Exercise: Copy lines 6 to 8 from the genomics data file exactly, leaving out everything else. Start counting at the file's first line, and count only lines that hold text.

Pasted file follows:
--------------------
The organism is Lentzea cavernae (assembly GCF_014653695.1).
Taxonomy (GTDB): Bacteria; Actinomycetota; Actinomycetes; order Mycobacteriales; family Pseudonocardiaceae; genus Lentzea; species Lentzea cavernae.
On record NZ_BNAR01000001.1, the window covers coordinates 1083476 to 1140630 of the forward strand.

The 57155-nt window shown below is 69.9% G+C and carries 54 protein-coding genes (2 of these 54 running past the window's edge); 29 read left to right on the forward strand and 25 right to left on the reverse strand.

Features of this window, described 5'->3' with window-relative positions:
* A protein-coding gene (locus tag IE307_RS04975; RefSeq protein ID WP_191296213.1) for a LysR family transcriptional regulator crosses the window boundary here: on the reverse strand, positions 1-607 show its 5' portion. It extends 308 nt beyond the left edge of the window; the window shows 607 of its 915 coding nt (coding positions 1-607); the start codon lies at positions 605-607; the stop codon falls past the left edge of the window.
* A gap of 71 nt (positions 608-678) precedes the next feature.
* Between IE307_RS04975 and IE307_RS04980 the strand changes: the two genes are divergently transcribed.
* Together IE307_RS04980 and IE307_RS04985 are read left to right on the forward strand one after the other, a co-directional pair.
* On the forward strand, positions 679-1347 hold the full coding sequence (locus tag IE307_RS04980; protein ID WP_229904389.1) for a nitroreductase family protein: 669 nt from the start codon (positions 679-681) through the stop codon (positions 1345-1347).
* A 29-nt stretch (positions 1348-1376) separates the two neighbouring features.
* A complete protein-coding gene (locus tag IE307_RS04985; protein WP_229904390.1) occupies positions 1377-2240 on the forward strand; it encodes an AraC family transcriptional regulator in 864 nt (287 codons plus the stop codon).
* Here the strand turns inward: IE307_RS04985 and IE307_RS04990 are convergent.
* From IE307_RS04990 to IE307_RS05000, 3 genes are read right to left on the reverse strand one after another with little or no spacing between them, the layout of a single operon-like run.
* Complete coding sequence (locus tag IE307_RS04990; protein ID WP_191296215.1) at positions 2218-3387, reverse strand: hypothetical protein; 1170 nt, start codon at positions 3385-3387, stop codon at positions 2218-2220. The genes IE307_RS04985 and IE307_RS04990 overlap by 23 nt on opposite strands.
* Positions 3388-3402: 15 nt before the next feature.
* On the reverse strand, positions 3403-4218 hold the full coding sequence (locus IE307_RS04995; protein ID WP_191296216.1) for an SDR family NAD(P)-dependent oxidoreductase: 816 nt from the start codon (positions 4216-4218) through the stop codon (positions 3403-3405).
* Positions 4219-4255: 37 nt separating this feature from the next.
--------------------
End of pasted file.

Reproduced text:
* A protein-coding gene (locus tag IE307_RS04975; RefSeq protein ID WP_191296213.1) for a LysR family transcriptional regulator crosses the window boundary here: on the reverse strand, positions 1-607 show its 5' portion. It extends 308 nt beyond the left edge of the window; the window shows 607 of its 915 coding nt (coding positions 1-607); the start codon lies at positions 605-607; the stop codon falls past the left edge of the window.
* A gap of 71 nt (positions 608-678) precedes the next feature.
* Between IE307_RS04975 and IE307_RS04980 the strand changes: the two genes are divergently transcribed.